A Barbie Dilemma


A toy.

An “attractive” toy.

Skinny, blonde, pretty…very pretty.

But, again, just a toy that kids play around with.

So, is it necessary for there to be a plus-size Barbie doll?


Children from a young age (around 3 or 4) play with Barbie up until the age of around, I don’t know, 8. It’s questionable whether or not these kids analyse what the Barbie looks like. I mean, they’re only kids. Do they care that Barbie is skinny? Are they influenced by Barbie’s weight? I’m not so sure.

When I was growing up, I never looked at Barbie as a role model and I never aspired to look like her. Yes, I know, I’m only one in six billion, but still, children don’t focus on their weight. They see cake, they want cake. They see sweets, guess what, they want sweets. I know I’m basically calling children naïve, but I think my point is fair.

Children play with Barbie, they don’t aspire to Barbie.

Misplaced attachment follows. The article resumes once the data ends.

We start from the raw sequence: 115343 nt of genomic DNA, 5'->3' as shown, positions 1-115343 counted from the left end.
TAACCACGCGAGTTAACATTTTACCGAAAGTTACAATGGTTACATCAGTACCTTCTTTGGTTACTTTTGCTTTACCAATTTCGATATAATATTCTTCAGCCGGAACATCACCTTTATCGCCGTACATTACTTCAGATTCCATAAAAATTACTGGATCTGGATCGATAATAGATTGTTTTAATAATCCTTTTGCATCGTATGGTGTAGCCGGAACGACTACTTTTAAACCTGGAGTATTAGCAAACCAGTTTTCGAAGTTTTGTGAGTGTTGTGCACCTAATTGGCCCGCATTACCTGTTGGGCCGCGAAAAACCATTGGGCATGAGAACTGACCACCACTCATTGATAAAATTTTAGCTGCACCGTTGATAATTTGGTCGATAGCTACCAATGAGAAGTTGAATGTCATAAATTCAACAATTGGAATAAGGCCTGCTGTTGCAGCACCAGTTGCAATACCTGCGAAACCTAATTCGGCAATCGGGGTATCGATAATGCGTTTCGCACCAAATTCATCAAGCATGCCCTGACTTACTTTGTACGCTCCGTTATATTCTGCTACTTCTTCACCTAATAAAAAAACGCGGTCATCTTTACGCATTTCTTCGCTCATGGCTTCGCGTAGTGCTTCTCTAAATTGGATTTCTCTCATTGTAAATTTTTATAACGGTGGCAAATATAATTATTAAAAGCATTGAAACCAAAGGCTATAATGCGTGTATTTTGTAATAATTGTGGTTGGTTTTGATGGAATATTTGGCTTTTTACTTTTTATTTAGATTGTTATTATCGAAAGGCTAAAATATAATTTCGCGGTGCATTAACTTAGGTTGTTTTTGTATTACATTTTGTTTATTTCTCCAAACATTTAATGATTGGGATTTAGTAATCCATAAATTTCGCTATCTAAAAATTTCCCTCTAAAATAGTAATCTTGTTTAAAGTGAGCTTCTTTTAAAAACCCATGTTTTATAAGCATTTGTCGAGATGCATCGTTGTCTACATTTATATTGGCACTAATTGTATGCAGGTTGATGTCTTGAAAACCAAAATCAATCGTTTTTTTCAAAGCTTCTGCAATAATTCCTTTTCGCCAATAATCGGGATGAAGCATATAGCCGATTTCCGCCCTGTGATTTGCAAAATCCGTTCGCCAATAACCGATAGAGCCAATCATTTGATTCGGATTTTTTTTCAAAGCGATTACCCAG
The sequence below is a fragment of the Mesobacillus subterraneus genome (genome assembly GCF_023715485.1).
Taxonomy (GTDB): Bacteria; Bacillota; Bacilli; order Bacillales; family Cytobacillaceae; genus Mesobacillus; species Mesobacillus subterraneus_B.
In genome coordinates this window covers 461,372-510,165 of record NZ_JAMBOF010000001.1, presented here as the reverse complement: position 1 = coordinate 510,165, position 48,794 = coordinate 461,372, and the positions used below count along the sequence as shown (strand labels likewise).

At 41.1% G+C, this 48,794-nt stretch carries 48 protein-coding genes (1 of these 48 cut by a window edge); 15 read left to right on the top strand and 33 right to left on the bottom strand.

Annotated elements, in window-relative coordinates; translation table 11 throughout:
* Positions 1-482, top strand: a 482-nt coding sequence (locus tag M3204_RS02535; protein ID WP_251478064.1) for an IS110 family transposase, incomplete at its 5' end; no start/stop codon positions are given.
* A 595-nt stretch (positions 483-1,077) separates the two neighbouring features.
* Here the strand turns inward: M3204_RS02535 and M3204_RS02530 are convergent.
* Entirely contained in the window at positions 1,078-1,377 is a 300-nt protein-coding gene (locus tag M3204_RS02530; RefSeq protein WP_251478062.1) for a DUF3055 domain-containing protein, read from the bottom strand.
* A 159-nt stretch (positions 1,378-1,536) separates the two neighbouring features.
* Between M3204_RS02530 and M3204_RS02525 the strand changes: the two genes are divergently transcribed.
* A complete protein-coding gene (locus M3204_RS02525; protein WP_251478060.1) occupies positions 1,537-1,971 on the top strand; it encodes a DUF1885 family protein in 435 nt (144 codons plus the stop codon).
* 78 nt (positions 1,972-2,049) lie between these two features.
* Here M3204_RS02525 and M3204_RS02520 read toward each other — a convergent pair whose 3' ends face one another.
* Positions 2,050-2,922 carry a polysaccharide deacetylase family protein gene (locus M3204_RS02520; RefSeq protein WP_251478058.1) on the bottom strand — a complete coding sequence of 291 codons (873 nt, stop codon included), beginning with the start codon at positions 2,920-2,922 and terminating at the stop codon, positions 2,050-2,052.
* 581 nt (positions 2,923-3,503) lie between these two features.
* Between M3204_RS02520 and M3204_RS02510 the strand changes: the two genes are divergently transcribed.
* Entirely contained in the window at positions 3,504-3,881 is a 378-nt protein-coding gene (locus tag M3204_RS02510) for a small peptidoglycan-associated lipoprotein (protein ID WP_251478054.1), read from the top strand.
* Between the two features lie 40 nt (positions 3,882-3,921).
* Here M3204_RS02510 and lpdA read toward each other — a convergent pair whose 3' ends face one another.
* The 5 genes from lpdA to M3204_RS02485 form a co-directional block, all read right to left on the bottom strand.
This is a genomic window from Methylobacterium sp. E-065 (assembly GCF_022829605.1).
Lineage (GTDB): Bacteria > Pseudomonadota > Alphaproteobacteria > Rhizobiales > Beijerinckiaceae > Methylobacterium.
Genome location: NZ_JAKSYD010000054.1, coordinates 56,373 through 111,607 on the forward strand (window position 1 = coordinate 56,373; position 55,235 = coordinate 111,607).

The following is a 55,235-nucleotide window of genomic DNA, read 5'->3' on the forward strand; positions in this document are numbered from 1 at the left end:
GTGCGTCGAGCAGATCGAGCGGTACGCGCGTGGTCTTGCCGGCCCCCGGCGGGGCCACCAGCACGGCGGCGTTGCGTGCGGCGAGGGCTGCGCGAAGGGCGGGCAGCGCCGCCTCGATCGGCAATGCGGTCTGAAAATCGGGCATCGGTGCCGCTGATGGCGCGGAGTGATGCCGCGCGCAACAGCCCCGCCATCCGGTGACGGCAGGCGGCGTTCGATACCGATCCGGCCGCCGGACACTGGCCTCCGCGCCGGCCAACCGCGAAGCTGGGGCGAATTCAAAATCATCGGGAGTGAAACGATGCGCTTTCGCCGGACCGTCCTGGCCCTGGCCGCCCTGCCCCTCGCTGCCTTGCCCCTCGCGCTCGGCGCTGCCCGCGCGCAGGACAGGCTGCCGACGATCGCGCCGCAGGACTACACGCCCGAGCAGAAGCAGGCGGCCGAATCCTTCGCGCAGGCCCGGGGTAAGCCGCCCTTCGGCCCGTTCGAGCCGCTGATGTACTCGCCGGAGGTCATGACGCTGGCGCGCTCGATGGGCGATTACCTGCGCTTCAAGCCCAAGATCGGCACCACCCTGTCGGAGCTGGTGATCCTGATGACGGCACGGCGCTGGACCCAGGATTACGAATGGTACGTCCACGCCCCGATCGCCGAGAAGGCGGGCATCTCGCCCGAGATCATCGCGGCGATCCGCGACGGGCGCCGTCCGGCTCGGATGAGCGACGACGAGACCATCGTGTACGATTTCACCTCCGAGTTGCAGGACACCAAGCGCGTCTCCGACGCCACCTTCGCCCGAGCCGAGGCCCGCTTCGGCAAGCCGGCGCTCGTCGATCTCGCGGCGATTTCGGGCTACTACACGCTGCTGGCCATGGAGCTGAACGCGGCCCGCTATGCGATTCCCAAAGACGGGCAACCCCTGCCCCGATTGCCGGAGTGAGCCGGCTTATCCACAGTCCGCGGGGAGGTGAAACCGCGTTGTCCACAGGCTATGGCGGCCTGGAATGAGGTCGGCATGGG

So, the other argument is that there should be plus-sized Barbies. And I also agree with this argument.


It’s important for youngsters to acknowledge that not everyone has a perfect body. There are loads of different figures contained in the small world and the earlier the age that people recognise this, the less they are likely to aspire to being a size-0 model. Perfect.

If people saw a curvier Barbie on the shelf then, BAM, Barbie would gain a lot more respect. The doll would reflect the average person. Kids could potentially become more likely to not care if they are a bit chubbier than the models. If it’s ok for Barbie to be voluptuous, then it’s ok for them. 


There are many arguments for a plus-sized Barbie and a few against. 

If you want my honest opinion.

I dont’ think it’s necessary. I mean, it’s kids who play with the doll. Kids who are likely to be at an unimpressionable age.

Click on this link for the Barbie campaign:


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